Rhett Butler’s People is a bit more successful–but only with the character of Rhett. Scarlett is strangely “off”–it never feels like the Scarlett you know from GWTW. McCaig’s book is a weird hybrid of prequel, sequel, and “the other side of the story” genre made popular by books like Wicked and March. It’s also not very good. (Oddly, when it gets to the “sequel” portion, it completely ignores Alexandra Ripley’s sequel and creates it’s own. The book tells of Rhett’s childhood, his early adult life, what transpires when he meets Scarlett, and all that takes place after GWTW’s ending. But McCaig forgets half the GWTW story. For example, that fall Scarlett takes down the stairs in GWTW? Not even mentioned in Rhett Butler’s People. In other words, McCaig ignores Mitchell’s turning point for Rhett and decides he has a better one. Such disrespect for the original shows throughout his book and, again, shows that the only author who could have written a good sequel was Mitchell herself. Thankfully, she left the resolution up to our own minds.

Sandy – I’ve ordered the DVD already, so will report back soon on my thoughts. I’m really looking forward to watching it!

I realise that the racism was normal at that time, and I could deal with it all until the KKK were brought into it. I think that little section ruined some of the characters for me. Scarlett’s character was’t affected by this incident, but how could Ashley want to kill the black people? I think it was just that this extreme behaviour was thrown in without any explanation as to why they’d think that, or act in that way. Ashley didn’t seem to have a problem with the black people before then, so why was he going off to the meetings? I have read some great books explaining why people were led to feel this way, but none of this comes across in GWTW.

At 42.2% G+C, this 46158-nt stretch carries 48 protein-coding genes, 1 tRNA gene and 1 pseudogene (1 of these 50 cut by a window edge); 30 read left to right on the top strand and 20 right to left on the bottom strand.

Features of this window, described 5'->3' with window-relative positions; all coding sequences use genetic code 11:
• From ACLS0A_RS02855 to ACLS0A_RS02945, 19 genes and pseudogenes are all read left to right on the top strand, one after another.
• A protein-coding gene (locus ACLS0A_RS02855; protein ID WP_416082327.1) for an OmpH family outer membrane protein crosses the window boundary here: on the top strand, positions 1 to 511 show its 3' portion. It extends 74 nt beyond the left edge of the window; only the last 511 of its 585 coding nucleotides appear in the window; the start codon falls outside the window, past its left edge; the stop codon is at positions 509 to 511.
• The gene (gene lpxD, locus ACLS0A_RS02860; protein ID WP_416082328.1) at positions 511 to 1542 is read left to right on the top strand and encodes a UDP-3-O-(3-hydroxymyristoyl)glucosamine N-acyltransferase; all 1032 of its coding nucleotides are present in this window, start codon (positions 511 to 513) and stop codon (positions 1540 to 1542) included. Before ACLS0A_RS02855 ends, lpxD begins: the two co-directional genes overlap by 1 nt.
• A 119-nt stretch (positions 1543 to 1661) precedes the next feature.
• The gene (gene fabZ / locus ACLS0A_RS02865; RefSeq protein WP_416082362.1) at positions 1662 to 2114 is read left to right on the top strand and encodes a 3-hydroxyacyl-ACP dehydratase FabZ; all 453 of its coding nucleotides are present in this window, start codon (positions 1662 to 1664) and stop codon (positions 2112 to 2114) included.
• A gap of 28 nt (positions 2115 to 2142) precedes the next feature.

Anyway, I agree – no more chunksters (apart from Battle Cry Freedom!!) – at least for a few weeks!

Beth – Thanks for pointing out Mary’s reading challenge – I hadn’t heard of that before, so I’ll go and have a look. I don’t think I can take part in the challenge, as I have enough to do at the moment, but I will try to read more civil war books soon.

Ken – Thank you so much for providing such a good summary of the sequels! I was totally unaware of the Rhett one. You have put me off reading them both though! I’d still love to know what happens to them, and if Scarlett is a great parody then it still might be fun to read for the amusement factor – I’ll take them off the wishlist, and keep an eye out for them at the library instead.

Softdrink – I must keep my head in the sand more than you, as I was unaware that Frankly my dear…came from GWTW! I was surprised to see it there at the end….not sure where I thought it came from!!

Michelle – yes, it’s looking as though Scarlett is no where near as good as GWTW. I’d love to see someone else read it now though, and write a constructive review of it.

I haven’t read this, but yes I have a major problem with extreme racism, and that is why I haven’t read this book yet. I realize it’s a historical fiction and written in the 1940s, where Southerners were still racist (although I’m sure some still are, I hope they aren’t so bad anymore), but I have always hesitated to read this book for that reason.

All the same, I do want to read it.

I haven’t read GWTW recently. I think I read it in high school and only vaguely remember it. I’ve been meaning to get back to it and see what my thoughts are as an adult. There was an interesting revisionist version of it called The Wind Done Gone, and it’s told from the point of view of Scarlett’s half black sister who also has a relationship with Rhett Butler. There was quite a furor over it at the time it came out.

Rebecca – Despite the racism I still recommend you read this book. I think the fact that we are shocked by it just goes to show how much times have changed, as I’m sure people weren’t at all shocked in the 1940s.